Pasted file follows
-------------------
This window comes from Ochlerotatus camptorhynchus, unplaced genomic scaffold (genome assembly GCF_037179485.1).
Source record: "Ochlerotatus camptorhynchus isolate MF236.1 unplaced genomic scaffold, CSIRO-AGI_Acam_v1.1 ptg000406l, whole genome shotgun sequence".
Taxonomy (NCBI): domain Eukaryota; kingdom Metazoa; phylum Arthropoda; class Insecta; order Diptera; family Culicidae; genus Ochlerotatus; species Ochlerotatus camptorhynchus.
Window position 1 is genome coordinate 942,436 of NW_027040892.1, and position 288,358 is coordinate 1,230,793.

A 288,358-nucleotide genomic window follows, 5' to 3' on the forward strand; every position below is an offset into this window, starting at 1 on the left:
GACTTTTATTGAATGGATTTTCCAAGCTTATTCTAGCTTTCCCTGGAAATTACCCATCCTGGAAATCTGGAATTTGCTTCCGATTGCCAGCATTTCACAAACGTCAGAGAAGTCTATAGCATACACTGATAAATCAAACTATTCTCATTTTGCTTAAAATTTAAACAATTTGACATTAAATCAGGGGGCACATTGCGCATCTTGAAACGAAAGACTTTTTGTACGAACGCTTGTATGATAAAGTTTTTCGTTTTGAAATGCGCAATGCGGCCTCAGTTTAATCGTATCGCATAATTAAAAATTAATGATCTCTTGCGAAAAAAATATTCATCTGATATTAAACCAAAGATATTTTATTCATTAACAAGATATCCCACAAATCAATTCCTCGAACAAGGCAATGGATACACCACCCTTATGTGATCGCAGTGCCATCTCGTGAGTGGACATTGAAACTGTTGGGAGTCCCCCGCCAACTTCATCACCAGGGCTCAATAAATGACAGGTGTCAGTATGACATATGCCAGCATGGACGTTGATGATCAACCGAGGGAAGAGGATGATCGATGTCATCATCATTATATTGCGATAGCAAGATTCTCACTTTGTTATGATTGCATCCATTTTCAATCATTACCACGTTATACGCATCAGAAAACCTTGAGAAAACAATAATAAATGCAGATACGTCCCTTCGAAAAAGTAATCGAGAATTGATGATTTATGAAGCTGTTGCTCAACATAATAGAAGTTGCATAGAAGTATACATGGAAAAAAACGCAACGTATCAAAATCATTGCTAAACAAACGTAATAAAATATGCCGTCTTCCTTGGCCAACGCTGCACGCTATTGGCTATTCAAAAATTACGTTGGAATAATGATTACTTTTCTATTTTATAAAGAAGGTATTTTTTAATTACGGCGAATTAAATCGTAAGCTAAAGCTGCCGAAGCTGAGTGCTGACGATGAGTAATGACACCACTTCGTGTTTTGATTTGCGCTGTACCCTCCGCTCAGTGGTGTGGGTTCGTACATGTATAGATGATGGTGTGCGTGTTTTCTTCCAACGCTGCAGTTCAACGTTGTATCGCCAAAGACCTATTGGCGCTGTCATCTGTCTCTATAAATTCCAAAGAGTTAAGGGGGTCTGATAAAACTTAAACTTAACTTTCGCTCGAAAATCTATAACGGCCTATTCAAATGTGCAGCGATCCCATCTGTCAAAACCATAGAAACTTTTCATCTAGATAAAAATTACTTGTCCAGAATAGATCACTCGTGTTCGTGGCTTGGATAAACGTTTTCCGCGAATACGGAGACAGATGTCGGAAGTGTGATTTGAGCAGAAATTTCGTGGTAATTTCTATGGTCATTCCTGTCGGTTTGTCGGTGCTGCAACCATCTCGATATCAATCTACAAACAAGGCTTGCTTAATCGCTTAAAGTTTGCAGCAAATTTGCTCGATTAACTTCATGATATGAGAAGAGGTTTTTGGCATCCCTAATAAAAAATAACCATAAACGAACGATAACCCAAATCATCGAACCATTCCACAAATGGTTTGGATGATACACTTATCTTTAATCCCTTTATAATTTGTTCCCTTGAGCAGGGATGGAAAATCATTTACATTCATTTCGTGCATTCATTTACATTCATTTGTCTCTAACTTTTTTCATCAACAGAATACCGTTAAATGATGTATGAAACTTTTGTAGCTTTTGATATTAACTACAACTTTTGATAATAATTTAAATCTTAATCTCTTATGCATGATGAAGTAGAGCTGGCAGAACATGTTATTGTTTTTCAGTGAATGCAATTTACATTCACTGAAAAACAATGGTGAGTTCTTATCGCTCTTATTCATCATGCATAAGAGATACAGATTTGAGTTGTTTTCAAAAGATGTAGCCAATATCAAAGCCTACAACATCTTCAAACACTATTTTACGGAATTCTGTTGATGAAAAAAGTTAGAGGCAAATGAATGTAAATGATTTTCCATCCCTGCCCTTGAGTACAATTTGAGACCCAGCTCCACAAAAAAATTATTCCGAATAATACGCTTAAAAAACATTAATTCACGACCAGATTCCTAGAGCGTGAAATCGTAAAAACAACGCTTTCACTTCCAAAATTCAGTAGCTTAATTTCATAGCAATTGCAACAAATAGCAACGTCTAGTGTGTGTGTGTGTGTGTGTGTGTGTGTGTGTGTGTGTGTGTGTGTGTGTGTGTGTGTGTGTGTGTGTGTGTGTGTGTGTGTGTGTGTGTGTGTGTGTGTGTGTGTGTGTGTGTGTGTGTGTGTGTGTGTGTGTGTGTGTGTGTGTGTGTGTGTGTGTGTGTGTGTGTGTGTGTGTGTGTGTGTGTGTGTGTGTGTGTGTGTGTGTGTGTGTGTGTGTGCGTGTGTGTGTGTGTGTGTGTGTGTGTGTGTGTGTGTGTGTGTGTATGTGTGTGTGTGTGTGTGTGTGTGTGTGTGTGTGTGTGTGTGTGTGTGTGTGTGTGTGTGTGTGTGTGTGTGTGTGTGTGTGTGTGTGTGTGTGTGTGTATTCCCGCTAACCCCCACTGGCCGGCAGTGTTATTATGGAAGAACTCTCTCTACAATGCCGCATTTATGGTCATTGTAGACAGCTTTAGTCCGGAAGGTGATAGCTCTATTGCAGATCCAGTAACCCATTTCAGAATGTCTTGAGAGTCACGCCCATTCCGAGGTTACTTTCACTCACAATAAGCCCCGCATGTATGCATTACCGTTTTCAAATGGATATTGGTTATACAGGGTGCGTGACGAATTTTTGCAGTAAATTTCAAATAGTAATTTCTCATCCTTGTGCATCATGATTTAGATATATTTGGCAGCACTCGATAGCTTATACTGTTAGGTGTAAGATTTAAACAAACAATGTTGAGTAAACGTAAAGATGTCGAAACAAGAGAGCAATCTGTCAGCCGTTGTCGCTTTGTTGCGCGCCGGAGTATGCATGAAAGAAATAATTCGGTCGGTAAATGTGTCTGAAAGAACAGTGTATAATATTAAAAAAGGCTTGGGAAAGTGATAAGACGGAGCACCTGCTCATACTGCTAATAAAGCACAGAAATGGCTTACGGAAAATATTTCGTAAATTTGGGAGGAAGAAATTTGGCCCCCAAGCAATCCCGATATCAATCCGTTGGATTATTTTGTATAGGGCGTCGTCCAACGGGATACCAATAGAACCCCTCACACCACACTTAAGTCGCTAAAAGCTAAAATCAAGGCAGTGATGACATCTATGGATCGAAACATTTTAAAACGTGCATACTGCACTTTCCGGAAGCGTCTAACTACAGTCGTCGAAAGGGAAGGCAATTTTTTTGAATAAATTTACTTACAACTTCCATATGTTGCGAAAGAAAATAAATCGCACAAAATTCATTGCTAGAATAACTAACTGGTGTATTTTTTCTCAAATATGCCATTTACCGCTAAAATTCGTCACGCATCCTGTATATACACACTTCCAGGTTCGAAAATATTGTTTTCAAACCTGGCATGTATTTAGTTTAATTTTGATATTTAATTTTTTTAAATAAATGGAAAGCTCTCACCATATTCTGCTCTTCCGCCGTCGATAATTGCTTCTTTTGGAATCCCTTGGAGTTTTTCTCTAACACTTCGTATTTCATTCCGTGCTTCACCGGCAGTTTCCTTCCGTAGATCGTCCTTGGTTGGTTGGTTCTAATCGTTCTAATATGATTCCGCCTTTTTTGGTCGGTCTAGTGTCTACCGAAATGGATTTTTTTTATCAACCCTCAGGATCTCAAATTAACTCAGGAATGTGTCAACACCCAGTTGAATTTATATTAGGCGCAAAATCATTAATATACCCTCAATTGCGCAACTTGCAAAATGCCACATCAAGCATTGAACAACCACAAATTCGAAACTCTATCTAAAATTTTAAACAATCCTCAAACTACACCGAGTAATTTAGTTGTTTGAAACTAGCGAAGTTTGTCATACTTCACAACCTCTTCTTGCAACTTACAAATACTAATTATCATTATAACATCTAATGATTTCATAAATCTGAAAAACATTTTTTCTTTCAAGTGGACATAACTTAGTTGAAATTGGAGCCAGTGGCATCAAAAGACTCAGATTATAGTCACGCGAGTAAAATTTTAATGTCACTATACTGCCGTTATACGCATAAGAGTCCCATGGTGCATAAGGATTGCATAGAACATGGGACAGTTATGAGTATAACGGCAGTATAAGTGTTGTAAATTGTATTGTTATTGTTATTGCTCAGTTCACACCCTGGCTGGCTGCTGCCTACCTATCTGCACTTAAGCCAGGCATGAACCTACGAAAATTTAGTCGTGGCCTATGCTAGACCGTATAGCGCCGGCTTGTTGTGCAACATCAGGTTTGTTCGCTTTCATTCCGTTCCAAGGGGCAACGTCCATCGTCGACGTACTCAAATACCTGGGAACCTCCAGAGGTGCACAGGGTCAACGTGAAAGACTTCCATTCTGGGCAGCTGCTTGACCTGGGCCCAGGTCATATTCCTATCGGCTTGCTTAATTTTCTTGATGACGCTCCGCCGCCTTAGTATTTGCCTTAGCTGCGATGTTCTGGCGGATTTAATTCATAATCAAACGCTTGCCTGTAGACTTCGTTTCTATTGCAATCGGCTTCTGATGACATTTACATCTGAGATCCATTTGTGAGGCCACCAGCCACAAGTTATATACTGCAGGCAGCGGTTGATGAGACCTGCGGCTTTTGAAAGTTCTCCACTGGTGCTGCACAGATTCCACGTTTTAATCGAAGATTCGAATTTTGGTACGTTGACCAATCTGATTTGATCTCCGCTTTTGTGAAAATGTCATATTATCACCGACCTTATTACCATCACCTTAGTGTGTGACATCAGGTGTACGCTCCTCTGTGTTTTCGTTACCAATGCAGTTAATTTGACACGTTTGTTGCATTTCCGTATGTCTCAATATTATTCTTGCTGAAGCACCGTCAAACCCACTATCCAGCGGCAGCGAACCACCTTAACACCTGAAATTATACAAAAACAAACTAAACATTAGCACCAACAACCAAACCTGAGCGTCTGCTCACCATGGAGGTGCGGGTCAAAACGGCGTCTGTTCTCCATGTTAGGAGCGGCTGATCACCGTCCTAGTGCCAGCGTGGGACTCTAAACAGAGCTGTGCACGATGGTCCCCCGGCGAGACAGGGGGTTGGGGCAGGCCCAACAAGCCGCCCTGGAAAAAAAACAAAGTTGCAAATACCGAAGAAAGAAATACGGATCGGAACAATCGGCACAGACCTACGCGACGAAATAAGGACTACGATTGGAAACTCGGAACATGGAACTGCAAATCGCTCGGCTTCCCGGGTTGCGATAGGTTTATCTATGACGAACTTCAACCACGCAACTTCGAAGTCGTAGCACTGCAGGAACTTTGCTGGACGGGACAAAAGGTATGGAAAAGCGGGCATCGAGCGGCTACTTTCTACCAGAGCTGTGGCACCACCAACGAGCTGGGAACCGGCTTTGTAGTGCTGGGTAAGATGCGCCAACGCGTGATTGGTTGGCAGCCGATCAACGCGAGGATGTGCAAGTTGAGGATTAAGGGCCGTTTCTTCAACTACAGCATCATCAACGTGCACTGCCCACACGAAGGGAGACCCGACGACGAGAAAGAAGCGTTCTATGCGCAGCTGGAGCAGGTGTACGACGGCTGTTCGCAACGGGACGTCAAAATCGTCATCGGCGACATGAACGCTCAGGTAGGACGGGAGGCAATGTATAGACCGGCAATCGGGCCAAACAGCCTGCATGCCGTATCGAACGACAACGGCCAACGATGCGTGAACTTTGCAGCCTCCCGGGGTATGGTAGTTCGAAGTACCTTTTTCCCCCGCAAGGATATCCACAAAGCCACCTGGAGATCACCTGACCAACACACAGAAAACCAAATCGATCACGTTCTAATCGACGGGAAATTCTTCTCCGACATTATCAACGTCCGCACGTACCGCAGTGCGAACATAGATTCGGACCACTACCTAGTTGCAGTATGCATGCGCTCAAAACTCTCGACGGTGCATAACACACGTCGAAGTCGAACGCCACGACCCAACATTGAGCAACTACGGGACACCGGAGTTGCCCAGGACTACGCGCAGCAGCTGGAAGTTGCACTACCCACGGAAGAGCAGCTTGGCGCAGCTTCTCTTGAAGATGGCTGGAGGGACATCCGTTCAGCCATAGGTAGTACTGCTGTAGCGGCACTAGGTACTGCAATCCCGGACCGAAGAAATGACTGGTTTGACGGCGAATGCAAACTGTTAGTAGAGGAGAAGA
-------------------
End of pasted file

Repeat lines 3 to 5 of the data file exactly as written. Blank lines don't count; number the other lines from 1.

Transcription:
Taxonomy (NCBI): domain Eukaryota; kingdom Metazoa; phylum Arthropoda; class Insecta; order Diptera; family Culicidae; genus Ochlerotatus; species Ochlerotatus camptorhynchus.
Window position 1 is genome coordinate 942,436 of NW_027040892.1, and position 288,358 is coordinate 1,230,793.

A 288,358-nucleotide genomic window follows, 5' to 3' on the forward strand; every position below is an offset into this window, starting at 1 on the left: